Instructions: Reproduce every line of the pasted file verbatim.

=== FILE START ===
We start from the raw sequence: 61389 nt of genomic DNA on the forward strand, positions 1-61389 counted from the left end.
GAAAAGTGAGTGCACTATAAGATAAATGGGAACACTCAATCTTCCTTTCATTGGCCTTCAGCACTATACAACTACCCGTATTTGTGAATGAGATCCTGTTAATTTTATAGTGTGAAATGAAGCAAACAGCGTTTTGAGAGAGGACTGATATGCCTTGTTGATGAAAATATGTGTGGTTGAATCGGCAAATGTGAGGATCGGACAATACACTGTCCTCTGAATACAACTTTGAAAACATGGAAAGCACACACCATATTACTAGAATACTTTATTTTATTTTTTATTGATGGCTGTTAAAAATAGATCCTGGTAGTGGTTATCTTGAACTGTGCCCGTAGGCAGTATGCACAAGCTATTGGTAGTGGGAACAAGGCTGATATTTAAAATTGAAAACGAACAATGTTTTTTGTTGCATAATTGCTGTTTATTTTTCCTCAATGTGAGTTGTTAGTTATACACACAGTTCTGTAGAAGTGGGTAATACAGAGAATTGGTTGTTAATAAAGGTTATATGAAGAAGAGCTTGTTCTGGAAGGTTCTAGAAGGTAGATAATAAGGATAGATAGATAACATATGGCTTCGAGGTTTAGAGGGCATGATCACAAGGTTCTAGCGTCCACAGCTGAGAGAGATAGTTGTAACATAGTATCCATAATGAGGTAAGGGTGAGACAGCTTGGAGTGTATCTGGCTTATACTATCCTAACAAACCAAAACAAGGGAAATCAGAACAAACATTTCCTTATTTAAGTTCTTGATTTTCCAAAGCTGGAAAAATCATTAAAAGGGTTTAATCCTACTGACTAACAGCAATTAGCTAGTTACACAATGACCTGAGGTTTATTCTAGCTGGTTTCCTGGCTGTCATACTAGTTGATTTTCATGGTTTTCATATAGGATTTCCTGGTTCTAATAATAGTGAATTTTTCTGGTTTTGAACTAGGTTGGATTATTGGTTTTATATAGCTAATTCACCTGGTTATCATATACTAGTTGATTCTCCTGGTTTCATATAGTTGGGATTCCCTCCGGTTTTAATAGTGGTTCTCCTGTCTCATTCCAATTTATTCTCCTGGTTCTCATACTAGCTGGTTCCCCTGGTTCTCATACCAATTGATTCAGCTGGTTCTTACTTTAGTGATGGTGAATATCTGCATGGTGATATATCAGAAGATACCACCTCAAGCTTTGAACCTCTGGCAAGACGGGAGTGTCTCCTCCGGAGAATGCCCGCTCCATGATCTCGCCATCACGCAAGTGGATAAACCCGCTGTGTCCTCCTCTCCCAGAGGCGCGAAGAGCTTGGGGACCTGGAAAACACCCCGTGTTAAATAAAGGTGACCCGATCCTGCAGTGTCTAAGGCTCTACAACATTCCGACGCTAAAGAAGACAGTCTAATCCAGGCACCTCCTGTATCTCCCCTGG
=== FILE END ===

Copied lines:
We start from the raw sequence: 61389 nt of genomic DNA on the forward strand, positions 1-61389 counted from the left end.
GAAAAGTGAGTGCACTATAAGATAAATGGGAACACTCAATCTTCCTTTCATTGGCCTTCAGCACTATACAACTACCCGTATTTGTGAATGAGATCCTGTTAATTTTATAGTGTGAAATGAAGCAAACAGCGTTTTGAGAGAGGACTGATATGCCTTGTTGATGAAAATATGTGTGGTTGAATCGGCAAATGTGAGGATCGGACAATACACTGTCCTCTGAATACAACTTTGAAAACATGGAAAGCACACACCATATTACTAGAATACTTTATTTTATTTTTTATTGATGGCTGTTAAAAATAGATCCTGGTAGTGGTTATCTTGAACTGTGCCCGTAGGCAGTATGCACAAGCTATTGGTAGTGGGAACAAGGCTGATATTTAAAATTGAAAACGAACAATGTTTTTTGTTGCATAATTGCTGTTTATTTTTCCTCAATGTGAGTTGTTAGTTATACACACAGTTCTGTAGAAGTGGGTAATACAGAGAATTGGTTGTTAATAAAGGTTATATGAAGAAGAGCTTGTTCTGGAAGGTTCTAGAAGGTAGATAATAAGGATAGATAGATAACATATGGCTTCGAGGTTTAGAGGGCATGATCACAAGGTTCTAGCGTCCACAGCTGAGAGAGATAGTTGTAACATAGTATCCATAATGAGGTAAGGGTGAGACAGCTTGGAGTGTATCTGGCTTATACTATCCTAACAAACCAAAACAAGGGAAATCAGAACAAACATTTCCTTATTTAAGTTCTTGATTTTCCAAAGCTGGAAAAATCATTAAAAGGGTTTAATCCTACTGACTAACAGCAATTAGCTAGTTACACAATGACCTGAGGTTTATTCTAGCTGGTTTCCTGGCTGTCATACTAGTTGATTTTCATGGTTTTCATATAGGATTTCCTGGTTCTAATAATAGTGAATTTTTCTGGTTTTGAACTAGGTTGGATTATTGGTTTTATATAGCTAATTCACCTGGTTATCATATACTAGTTGATTCTCCTGGTTTCATATAGTTGGGATTCCCTCCGGTTTTAATAGTGGTTCTCCTGTCTCATTCCAATTTATTCTCCTGGTTCTCATACTAGCTGGTTCCCCTGGTTCTCATACCAATTGATTCAGCTGGTTCTTACTTTAGTGATGGTGAATATCTGCATGGTGATATATCAGAAGATACCACCTCAAGCTTTGAACCTCTGGCAAGACGGGAGTGTCTCCTCCGGAGAATGCCCGCTCCATGATCTCGCCATCACGCAAGTGGATAAACCCGCTGTGTCCTCCTCTCCCAGAGGCGCGAAGAGCTTGGGGACCTGGAAAACACCCCGTGTTAAATAAAGGTGACCCGATCCTGCAGTGTCTAAGGCTCTACAACATTCCGACGCTAAAGAAGACAGTCTAATCCAGGCACCTCCTGTATCTCCCCTGG